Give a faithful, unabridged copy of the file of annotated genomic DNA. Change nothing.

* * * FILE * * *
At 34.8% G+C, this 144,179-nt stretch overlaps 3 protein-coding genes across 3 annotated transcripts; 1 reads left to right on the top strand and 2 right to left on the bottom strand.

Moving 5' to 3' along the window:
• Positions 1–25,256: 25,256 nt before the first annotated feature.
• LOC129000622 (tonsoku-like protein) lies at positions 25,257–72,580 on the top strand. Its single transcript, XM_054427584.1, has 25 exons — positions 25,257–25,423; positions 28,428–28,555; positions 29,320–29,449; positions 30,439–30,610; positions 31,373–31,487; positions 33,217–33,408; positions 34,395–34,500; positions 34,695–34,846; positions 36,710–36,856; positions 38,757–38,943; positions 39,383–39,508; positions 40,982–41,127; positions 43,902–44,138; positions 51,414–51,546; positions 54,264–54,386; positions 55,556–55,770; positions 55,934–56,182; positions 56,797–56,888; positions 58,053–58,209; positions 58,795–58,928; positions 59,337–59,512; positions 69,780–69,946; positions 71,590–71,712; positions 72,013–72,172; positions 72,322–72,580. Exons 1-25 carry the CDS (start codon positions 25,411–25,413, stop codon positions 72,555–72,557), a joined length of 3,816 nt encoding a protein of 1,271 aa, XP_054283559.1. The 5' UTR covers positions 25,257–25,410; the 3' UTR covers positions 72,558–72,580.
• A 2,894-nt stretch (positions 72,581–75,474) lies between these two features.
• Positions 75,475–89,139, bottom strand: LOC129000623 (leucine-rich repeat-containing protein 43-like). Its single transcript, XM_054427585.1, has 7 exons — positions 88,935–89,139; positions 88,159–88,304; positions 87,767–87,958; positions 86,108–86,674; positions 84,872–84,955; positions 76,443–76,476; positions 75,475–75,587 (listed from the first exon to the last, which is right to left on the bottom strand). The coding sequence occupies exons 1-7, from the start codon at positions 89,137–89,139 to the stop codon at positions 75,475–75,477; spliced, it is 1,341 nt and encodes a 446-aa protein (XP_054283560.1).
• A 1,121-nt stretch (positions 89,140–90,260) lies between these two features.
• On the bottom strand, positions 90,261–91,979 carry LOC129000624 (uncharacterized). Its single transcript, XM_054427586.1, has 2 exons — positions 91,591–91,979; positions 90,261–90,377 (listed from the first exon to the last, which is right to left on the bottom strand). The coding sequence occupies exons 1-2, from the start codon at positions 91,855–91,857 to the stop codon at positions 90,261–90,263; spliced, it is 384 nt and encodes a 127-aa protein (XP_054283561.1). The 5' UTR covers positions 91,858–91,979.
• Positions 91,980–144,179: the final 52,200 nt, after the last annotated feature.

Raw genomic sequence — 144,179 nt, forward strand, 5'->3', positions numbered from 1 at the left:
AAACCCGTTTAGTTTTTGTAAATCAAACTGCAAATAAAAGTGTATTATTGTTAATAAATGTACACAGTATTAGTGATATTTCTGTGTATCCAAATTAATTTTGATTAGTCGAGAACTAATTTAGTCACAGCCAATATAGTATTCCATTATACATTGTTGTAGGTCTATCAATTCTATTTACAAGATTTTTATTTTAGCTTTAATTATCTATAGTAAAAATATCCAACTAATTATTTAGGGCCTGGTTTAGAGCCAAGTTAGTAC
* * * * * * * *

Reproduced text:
At 34.8% G+C, this 144,179-nt stretch overlaps 3 protein-coding genes across 3 annotated transcripts; 1 reads left to right on the top strand and 2 right to left on the bottom strand.

Moving 5' to 3' along the window:
• Positions 1–25,256: 25,256 nt before the first annotated feature.
• LOC129000622 (tonsoku-like protein) lies at positions 25,257–72,580 on the top strand. Its single transcript, XM_054427584.1, has 25 exons — positions 25,257–25,423; positions 28,428–28,555; positions 29,320–29,449; positions 30,439–30,610; positions 31,373–31,487; positions 33,217–33,408; positions 34,395–34,500; positions 34,695–34,846; positions 36,710–36,856; positions 38,757–38,943; positions 39,383–39,508; positions 40,982–41,127; positions 43,902–44,138; positions 51,414–51,546; positions 54,264–54,386; positions 55,556–55,770; positions 55,934–56,182; positions 56,797–56,888; positions 58,053–58,209; positions 58,795–58,928; positions 59,337–59,512; positions 69,780–69,946; positions 71,590–71,712; positions 72,013–72,172; positions 72,322–72,580. Exons 1-25 carry the CDS (start codon positions 25,411–25,413, stop codon positions 72,555–72,557), a joined length of 3,816 nt encoding a protein of 1,271 aa, XP_054283559.1. The 5' UTR covers positions 25,257–25,410; the 3' UTR covers positions 72,558–72,580.
• A 2,894-nt stretch (positions 72,581–75,474) lies between these two features.
• Positions 75,475–89,139, bottom strand: LOC129000623 (leucine-rich repeat-containing protein 43-like). Its single transcript, XM_054427585.1, has 7 exons — positions 88,935–89,139; positions 88,159–88,304; positions 87,767–87,958; positions 86,108–86,674; positions 84,872–84,955; positions 76,443–76,476; positions 75,475–75,587 (listed from the first exon to the last, which is right to left on the bottom strand). The coding sequence occupies exons 1-7, from the start codon at positions 89,137–89,139 to the stop codon at positions 75,475–75,477; spliced, it is 1,341 nt and encodes a 446-aa protein (XP_054283560.1).
• A 1,121-nt stretch (positions 89,140–90,260) lies between these two features.
• On the bottom strand, positions 90,261–91,979 carry LOC129000624 (uncharacterized). Its single transcript, XM_054427586.1, has 2 exons — positions 91,591–91,979; positions 90,261–90,377 (listed from the first exon to the last, which is right to left on the bottom strand). The coding sequence occupies exons 1-2, from the start codon at positions 91,855–91,857 to the stop codon at positions 90,261–90,263; spliced, it is 384 nt and encodes a 127-aa protein (XP_054283561.1). The 5' UTR covers positions 91,858–91,979.
• Positions 91,980–144,179: the final 52,200 nt, after the last annotated feature.

Raw genomic sequence — 144,179 nt, forward strand, 5'->3', positions numbered from 1 at the left:
AAACCCGTTTAGTTTTTGTAAATCAAACTGCAAATAAAAGTGTATTATTGTTAATAAATGTACACAGTATTAGTGATATTTCTGTGTATCCAAATTAATTTTGATTAGTCGAGAACTAATTTAGTCACAGCCAATATAGTATTCCATTATACATTGTTGTAGGTCTATCAATTCTATTTACAAGATTTTTATTTTAGCTTTAATTATCTATAGTAAAAATATCCAACTAATTATTTAGGGCCTGGTTTAGAGCCAAGTTAGTAC